After my last agitated post commenting on Mexican designers who don’t acknowledge their sources of ‘indigenous inspiration’ or give them any credit, I thought thought I might post Adele, of Latin Threads Trading, comments. She comes from a design company which has been working in Mexico for awhile – making high quality products for the mid range-market. (see link bottom of page).
“I agree with arguments on both sides of this discussion…it is a complex issue with no easy answer re. wages and respect of native traditions.
As for culture degradation, a friend who has worked many years in Chiapas with indigenous people once said to me, “The indigenous people see the commercial work they do for us as work, like going to a job every day. What we do with their product doesn’t matter to them as they have their own vibrant work that they do for themselves.” In my experience working with indigenous artisans, I would tend to agree. As for cutting up tired traditional garments and repurposing them, when I ask the indigenous women we work with what they do with their old and spoiled clothing, they tell me they throw them away. Why not preserve these remnants and enlighten the consumer with something that is both beautiful, cultural, AND functional?
It is our mission (Latin Threads Trading) to create sustainable employment at fair wages for indigenous artisans doing what they do best, the traditional crafts of their respective villages. It is a long road, fraught with problems on both sides of the equation, one that requires time, patience, and cultural sensitivity. There is no excuse for not acknowledging the contributions made by these people within the fashion industry, but that is another discussion.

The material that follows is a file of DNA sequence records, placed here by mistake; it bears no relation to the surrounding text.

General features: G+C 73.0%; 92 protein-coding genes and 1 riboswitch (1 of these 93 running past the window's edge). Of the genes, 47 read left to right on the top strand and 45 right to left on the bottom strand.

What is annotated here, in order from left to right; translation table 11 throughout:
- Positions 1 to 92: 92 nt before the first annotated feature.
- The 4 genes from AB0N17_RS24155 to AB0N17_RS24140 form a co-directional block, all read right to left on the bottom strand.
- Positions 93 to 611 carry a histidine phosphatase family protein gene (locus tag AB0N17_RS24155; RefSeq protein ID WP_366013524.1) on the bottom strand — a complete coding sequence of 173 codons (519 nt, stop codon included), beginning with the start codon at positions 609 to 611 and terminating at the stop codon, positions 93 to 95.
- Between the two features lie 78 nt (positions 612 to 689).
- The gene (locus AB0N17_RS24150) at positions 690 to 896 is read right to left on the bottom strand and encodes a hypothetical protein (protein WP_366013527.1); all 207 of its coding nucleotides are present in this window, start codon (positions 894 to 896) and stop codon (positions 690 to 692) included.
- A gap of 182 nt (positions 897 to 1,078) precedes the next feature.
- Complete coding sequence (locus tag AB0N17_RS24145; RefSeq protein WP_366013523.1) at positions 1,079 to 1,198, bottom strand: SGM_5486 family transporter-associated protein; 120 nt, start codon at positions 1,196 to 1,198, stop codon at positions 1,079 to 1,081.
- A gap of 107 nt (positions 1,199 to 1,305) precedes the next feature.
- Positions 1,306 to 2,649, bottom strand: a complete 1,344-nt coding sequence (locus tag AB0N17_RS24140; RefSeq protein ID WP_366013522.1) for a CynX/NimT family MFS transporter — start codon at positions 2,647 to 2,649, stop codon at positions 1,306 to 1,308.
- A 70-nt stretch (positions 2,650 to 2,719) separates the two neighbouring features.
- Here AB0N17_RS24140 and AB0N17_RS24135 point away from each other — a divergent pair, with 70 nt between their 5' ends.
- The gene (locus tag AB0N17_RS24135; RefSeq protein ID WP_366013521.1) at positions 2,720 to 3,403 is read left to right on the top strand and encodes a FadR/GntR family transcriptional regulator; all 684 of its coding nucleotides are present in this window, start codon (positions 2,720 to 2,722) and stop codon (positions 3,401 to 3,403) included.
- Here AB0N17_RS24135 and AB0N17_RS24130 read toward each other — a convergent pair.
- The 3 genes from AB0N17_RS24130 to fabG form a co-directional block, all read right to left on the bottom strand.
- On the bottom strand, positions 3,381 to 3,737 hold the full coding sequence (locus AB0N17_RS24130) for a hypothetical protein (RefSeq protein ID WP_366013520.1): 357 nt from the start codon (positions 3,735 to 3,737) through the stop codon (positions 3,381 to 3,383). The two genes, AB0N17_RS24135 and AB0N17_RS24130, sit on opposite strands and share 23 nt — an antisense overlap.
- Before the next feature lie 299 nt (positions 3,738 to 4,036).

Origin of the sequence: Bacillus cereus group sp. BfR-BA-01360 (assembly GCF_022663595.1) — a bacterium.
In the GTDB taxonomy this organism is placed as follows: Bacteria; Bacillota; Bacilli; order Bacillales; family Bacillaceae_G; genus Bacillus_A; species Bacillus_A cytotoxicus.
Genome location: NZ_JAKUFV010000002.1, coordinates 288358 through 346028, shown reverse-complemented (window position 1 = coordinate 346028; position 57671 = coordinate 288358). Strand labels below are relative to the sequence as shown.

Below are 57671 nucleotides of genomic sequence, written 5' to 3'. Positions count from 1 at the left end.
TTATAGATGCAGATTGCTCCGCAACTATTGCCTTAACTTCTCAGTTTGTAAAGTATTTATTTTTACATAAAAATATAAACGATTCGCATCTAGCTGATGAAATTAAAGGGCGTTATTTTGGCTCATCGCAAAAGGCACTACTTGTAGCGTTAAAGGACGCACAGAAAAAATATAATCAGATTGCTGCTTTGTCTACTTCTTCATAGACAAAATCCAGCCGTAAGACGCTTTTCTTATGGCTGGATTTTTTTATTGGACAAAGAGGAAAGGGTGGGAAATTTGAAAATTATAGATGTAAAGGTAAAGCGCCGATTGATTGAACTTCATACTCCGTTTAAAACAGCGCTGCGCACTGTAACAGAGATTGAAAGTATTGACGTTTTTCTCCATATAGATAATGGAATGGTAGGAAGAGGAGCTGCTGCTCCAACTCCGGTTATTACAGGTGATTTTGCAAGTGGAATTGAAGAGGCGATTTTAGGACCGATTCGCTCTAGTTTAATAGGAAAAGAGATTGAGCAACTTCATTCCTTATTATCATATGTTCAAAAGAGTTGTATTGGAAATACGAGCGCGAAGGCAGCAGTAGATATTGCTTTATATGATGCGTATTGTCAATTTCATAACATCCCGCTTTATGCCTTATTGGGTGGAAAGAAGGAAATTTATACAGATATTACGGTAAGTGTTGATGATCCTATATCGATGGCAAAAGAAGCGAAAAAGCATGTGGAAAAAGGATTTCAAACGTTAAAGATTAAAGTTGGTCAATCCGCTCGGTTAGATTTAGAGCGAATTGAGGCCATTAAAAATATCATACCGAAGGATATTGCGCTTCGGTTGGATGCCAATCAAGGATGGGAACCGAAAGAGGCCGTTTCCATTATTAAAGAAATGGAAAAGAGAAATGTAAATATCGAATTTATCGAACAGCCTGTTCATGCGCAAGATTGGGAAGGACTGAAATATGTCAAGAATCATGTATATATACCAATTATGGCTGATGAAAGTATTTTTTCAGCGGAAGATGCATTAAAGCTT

But there’s good news! Designer Carmen Rion of Mexico City has worked with indigenous artisans in a number of her collections and happily acknowledges them. This seasons designs are inspired by the chales or mocheval/ capes of Zinacatan in the highlands of Chiapas. I’m including a video of the Pasisaje Mocheval Exhibit of some of Carmen’s most elegant and inspired mochevales at the Franz Meyer Museum in D.F. You’ll notice Zinacatan embroiderers in their full traje/costume enjoying the fruits of their labor. They were also included in the fashion show (See the second YouTube video). And although they might be too humble to say so, I’m sure they feel pride in being included.